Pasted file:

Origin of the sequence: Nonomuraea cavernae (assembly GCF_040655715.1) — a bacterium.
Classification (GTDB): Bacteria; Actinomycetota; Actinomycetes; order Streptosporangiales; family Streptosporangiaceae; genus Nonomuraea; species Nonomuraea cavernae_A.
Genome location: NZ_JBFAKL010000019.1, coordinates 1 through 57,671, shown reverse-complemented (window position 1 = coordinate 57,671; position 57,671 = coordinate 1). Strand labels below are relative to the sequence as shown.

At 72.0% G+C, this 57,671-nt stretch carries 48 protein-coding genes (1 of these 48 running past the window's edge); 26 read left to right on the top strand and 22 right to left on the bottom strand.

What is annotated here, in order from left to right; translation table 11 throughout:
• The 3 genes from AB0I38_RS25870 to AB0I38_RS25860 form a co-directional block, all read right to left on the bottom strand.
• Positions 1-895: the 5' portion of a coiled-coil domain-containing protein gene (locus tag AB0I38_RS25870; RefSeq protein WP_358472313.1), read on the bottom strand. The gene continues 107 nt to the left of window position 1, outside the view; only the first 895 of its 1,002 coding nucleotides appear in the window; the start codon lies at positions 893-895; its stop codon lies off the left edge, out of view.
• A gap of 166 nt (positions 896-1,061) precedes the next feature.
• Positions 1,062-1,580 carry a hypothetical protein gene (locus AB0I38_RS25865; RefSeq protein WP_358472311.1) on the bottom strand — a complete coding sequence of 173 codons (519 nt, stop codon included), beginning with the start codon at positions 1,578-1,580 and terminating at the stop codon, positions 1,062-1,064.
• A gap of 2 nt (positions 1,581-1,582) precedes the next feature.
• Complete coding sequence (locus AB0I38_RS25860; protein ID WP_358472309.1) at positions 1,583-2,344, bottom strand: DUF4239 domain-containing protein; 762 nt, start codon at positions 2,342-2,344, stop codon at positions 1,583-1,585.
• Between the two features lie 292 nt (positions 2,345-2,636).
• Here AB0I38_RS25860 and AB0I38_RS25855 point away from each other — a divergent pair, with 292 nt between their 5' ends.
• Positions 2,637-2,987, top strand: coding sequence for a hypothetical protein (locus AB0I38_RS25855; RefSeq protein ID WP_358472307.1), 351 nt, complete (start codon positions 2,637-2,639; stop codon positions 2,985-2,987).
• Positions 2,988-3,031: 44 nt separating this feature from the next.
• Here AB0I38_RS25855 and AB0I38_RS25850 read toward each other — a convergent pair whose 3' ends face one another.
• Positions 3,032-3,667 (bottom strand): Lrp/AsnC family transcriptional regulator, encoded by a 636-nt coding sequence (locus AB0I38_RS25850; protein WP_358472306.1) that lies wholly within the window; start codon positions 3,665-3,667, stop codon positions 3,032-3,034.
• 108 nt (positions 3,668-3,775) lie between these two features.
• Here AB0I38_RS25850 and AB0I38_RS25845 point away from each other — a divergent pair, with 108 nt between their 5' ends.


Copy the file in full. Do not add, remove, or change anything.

Origin of the sequence: Nonomuraea cavernae (assembly GCF_040655715.1) — a bacterium.
Classification (GTDB): Bacteria; Actinomycetota; Actinomycetes; order Streptosporangiales; family Streptosporangiaceae; genus Nonomuraea; species Nonomuraea cavernae_A.
Genome location: NZ_JBFAKL010000019.1, coordinates 1 through 57,671, shown reverse-complemented (window position 1 = coordinate 57,671; position 57,671 = coordinate 1). Strand labels below are relative to the sequence as shown.

At 72.0% G+C, this 57,671-nt stretch carries 48 protein-coding genes (1 of these 48 running past the window's edge); 26 read left to right on the top strand and 22 right to left on the bottom strand.

What is annotated here, in order from left to right; translation table 11 throughout:
• The 3 genes from AB0I38_RS25870 to AB0I38_RS25860 form a co-directional block, all read right to left on the bottom strand.
• Positions 1-895: the 5' portion of a coiled-coil domain-containing protein gene (locus tag AB0I38_RS25870; RefSeq protein WP_358472313.1), read on the bottom strand. The gene continues 107 nt to the left of window position 1, outside the view; only the first 895 of its 1,002 coding nucleotides appear in the window; the start codon lies at positions 893-895; its stop codon lies off the left edge, out of view.
• A gap of 166 nt (positions 896-1,061) precedes the next feature.
• Positions 1,062-1,580 carry a hypothetical protein gene (locus AB0I38_RS25865; RefSeq protein WP_358472311.1) on the bottom strand — a complete coding sequence of 173 codons (519 nt, stop codon included), beginning with the start codon at positions 1,578-1,580 and terminating at the stop codon, positions 1,062-1,064.
• A gap of 2 nt (positions 1,581-1,582) precedes the next feature.
• Complete coding sequence (locus AB0I38_RS25860; protein ID WP_358472309.1) at positions 1,583-2,344, bottom strand: DUF4239 domain-containing protein; 762 nt, start codon at positions 2,342-2,344, stop codon at positions 1,583-1,585.
• Between the two features lie 292 nt (positions 2,345-2,636).
• Here AB0I38_RS25860 and AB0I38_RS25855 point away from each other — a divergent pair, with 292 nt between their 5' ends.
• Positions 2,637-2,987, top strand: coding sequence for a hypothetical protein (locus AB0I38_RS25855; RefSeq protein ID WP_358472307.1), 351 nt, complete (start codon positions 2,637-2,639; stop codon positions 2,985-2,987).
• Positions 2,988-3,031: 44 nt separating this feature from the next.
• Here AB0I38_RS25855 and AB0I38_RS25850 read toward each other — a convergent pair whose 3' ends face one another.
• Positions 3,032-3,667 (bottom strand): Lrp/AsnC family transcriptional regulator, encoded by a 636-nt coding sequence (locus AB0I38_RS25850; protein WP_358472306.1) that lies wholly within the window; start codon positions 3,665-3,667, stop codon positions 3,032-3,034.
• 108 nt (positions 3,668-3,775) lie between these two features.
• Here AB0I38_RS25850 and AB0I38_RS25845 point away from each other — a divergent pair, with 108 nt between their 5' ends.